A muscle contracture is a permanent shortening of a muscle or joint. It is usually in response to prolonged hypertonic spasticity in a concentrated muscle area, such as is seen in the tightest muscles of people with conditions like spastic cerebral palsy. Contractures are essentially muscles or tendons that have remained too tight for too long, thus becoming shorter. They develop when these normally elastic tissues are replaced by inelastic tissues. This results in the shortening and hardening of these tissues, ultimately causing rigidity, joint deformities, and a total loss of movement around the joint. Most of the physical therapy, occupational therapy, and other exercise regimens targeted towards people with spasticity focuses on trying to prevent contractures from happening in the first place. However, research on sustained traction of connective tissue in approaches such as adaptive yoga has demonstrated that contracture can be reduced, at the same time that tendency toward spasticity is addressed.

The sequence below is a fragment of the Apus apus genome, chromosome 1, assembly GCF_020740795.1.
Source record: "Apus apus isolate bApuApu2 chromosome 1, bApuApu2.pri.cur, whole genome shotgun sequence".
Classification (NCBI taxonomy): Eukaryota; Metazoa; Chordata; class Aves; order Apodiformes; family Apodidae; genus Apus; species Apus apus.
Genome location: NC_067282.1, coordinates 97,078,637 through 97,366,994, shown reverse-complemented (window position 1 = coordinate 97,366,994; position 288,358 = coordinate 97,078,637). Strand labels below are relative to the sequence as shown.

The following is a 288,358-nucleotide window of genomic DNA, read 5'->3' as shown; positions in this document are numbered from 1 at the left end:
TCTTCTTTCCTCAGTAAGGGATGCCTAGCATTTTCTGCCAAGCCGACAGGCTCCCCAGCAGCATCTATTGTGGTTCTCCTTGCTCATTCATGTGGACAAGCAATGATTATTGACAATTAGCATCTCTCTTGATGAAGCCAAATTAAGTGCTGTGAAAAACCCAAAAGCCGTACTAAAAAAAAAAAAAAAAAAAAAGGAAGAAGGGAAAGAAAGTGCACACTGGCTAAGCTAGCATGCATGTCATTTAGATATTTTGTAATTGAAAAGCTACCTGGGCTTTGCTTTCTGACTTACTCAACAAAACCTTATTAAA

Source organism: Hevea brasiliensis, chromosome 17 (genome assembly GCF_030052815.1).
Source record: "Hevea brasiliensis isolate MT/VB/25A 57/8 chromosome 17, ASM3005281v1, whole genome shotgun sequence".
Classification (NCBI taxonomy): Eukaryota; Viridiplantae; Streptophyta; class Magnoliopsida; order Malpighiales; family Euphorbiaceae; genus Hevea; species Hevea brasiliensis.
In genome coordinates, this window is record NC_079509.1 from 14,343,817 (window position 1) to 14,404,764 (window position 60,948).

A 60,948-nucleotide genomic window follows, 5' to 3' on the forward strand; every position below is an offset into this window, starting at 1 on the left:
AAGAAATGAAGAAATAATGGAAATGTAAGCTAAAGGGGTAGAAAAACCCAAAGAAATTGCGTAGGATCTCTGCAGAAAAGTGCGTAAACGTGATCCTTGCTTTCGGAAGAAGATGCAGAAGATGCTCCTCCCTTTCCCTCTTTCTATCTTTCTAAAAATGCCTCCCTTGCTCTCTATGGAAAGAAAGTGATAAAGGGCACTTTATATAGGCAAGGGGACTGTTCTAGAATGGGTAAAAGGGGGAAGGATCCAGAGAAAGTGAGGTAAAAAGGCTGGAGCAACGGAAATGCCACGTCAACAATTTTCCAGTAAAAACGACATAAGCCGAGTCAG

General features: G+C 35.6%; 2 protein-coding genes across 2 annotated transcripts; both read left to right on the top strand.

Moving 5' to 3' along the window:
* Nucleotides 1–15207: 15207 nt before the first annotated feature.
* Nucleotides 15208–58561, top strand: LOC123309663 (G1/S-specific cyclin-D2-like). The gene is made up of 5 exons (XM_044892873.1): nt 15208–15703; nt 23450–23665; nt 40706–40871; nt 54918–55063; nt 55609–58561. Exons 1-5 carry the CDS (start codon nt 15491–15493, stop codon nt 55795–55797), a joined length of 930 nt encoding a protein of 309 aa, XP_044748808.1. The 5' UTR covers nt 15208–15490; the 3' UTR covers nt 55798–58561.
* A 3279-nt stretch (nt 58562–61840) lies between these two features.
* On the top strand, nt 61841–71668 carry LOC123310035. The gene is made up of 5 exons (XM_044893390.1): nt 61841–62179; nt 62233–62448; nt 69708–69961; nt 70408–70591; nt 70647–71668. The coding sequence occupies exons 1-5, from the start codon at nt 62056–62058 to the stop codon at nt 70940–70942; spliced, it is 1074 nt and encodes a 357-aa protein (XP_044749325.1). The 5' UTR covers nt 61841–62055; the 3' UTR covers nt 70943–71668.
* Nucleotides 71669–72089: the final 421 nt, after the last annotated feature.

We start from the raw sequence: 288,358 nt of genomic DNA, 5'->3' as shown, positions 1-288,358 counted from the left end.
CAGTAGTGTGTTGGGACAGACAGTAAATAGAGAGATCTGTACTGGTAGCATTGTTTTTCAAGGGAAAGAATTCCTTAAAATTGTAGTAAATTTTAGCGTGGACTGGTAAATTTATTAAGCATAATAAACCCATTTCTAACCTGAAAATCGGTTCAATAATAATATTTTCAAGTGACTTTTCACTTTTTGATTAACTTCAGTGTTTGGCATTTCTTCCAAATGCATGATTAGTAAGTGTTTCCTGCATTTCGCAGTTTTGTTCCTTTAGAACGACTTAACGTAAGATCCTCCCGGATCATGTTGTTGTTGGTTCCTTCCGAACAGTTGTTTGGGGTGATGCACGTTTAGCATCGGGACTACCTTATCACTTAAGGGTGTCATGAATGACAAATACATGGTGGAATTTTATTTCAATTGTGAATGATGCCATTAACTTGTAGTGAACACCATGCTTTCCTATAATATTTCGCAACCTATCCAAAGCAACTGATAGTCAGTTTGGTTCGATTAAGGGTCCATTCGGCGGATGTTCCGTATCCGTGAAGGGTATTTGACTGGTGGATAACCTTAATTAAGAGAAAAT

Excessive matrix metalloproteinase and myofibroblast accumulation in the wound margins can result in contracture.
- "contracture" at Dorland's Medical Dictionary
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